Sweating With A New Tattoo
Now that you have your new tattoo, you should be buzzing and thrilled with your new artwork! It’s now part of your identity and should leave you with a lifelong memory.
Even so, inking goes beyond just aesthetic purposes. It’s an invasive procedure and thus must be treated well in the aftercare process. This will determine whether or not the tattoo heals properly. Sweating is one way that you may unknowingly cause damage to the healing wound.
Excessive sweating with a new tattoo can:
But Don’t Worry!
I thought I’d get this section in here early.
If you’re worried about a little bit of sweat ruining your tattoo, then you can stop worrying. Billions of people (probably) throughout history have proudly worn tattoos, and if sweat was such a show-stopper during the tattoo healing process, then we’d see everybody walking around with half-faded, unrecognizable blots of ink etched into their skin. Everybody sweats once in a while (unless you have Anhidrosis).
General sweating, and even slightly heavier perspiration shouldn’t be too much of a problem while your tattoo is healing, but you should still probably stay away from extreme or excessive exercise for at least 3-4 weeks until your tattoo has fully healed.
That’s not to say you shouldn’t read the rest of this article to see how sweat and tattoos interact with each other, though. It’s still important to understand what impact sweat can have on your tattoos, and how your tattoos can even have an impact on your sweat!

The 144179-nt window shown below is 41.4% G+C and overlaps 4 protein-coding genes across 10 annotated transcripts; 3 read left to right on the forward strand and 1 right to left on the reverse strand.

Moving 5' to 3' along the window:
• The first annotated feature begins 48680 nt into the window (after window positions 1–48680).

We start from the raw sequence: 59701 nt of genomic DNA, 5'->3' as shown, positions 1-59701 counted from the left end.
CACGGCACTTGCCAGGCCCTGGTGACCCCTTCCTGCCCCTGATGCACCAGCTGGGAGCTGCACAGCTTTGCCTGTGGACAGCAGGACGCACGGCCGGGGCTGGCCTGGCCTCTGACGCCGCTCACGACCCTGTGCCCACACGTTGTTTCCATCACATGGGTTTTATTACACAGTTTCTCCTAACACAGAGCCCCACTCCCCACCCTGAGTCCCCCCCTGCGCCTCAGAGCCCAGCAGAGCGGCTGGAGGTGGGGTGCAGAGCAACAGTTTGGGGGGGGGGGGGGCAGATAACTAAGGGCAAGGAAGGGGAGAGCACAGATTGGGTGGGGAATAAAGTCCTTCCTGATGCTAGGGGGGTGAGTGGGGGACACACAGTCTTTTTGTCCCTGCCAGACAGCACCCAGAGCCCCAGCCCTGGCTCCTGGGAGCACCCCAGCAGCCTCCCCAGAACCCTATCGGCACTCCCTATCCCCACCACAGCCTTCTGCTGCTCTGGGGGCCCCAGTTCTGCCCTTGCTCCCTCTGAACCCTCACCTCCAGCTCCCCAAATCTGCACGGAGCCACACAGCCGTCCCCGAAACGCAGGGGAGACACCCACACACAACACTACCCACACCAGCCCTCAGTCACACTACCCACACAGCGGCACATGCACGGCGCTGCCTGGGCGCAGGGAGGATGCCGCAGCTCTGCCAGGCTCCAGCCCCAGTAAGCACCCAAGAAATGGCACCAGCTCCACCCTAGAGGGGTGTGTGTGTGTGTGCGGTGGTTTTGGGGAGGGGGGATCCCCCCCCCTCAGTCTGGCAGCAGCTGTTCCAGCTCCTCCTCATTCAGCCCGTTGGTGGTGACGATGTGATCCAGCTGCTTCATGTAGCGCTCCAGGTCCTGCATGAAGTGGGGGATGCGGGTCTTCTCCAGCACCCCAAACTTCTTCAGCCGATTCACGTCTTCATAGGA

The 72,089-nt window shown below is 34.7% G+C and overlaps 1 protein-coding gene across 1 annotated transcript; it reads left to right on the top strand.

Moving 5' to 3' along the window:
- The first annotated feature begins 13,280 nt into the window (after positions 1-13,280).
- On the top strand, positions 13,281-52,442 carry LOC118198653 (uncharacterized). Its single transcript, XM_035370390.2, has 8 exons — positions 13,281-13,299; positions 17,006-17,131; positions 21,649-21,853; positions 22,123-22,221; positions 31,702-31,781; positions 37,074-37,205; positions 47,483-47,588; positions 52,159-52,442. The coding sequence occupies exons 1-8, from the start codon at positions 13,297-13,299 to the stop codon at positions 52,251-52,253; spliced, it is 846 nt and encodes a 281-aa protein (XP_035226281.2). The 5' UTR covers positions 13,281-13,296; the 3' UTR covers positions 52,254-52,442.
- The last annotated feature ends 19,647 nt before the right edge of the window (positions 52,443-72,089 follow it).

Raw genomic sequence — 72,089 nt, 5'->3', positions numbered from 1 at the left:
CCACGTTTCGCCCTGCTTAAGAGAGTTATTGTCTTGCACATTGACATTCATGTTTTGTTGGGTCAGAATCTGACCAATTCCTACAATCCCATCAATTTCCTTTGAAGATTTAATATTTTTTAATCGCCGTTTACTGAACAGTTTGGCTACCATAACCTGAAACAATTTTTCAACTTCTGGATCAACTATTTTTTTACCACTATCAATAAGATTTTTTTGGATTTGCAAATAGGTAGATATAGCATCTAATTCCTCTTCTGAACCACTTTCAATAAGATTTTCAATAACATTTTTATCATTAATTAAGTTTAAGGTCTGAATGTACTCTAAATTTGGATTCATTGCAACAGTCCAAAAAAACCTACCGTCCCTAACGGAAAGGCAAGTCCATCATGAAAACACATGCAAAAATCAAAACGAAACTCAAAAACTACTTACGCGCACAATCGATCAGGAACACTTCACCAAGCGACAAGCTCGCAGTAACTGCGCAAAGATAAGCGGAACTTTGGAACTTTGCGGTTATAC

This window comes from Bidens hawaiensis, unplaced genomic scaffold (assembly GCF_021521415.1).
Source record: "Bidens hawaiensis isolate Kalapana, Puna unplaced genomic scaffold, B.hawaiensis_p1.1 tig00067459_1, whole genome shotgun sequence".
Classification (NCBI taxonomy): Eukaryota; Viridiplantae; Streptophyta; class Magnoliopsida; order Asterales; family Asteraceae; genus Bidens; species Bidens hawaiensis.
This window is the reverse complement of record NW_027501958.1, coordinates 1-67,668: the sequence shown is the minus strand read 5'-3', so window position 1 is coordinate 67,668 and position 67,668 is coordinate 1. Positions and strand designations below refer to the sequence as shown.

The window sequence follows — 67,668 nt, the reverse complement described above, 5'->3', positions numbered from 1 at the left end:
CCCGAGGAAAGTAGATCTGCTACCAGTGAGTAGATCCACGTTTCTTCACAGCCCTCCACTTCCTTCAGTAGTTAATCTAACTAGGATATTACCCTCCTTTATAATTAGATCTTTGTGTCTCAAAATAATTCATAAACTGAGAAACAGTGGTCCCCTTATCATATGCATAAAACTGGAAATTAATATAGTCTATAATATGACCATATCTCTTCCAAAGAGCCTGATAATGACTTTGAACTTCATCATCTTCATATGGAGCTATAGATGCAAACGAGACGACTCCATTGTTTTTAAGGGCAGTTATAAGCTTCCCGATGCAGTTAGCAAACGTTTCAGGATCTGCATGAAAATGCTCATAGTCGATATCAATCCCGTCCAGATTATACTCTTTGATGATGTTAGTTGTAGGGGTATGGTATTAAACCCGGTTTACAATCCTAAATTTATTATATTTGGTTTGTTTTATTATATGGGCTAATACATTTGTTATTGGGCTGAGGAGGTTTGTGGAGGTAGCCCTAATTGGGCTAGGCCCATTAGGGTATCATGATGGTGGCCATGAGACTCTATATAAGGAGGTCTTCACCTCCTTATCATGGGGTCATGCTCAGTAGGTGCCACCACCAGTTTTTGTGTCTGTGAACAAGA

There are between 2 and 4 million sweat glands in your body, most of which are in your hands and feet. Your body’s sweating function is crucial to regulating body temperature.
The eccrine and apocrine glands are responsible for releasing sweat in our bodies. Eccrine glands are smaller and more widely dispersed over the body, while apocrine glands are larger and located around the hair follicles.
The autonomic nervous system is in charge of sweating. Movement of the body will generate heat, in turn increasing blood flow. Sweat is then dispersed via skin ducts and evaporates over the body. It’s your body’s very own cooling system.
Will Sweating Affect My New Tattoo?
The body is going through its natural recovery process. Sweating can disturb this natural healing and halt the process, causing a variety of issues.
A group of researchers at Alma College in Michigan performed a study investigating the relationship between sweating and tattoo function. Luetkemeier, the lead professor in the study, discovered that both sweat glands and the ink dispersion area resided at a very similar depth in the skin.
Thus, the ink will interfere with the body’s sweat function in the following cases:
A study by the Alma College researchers found differences between the sweat behavior on tattooed skin compared to non-tattooed skin. The participants demonstrated an altered sweat rate.
The results led research professor Luetkemeier to believe that ‘tattooed skin generated less sweat’ than non-tattooed skin. Their electrolyte and sodium concentration was higher, which suggests that once tattooed, sweat glands become less able to absorb sodium from perspiration.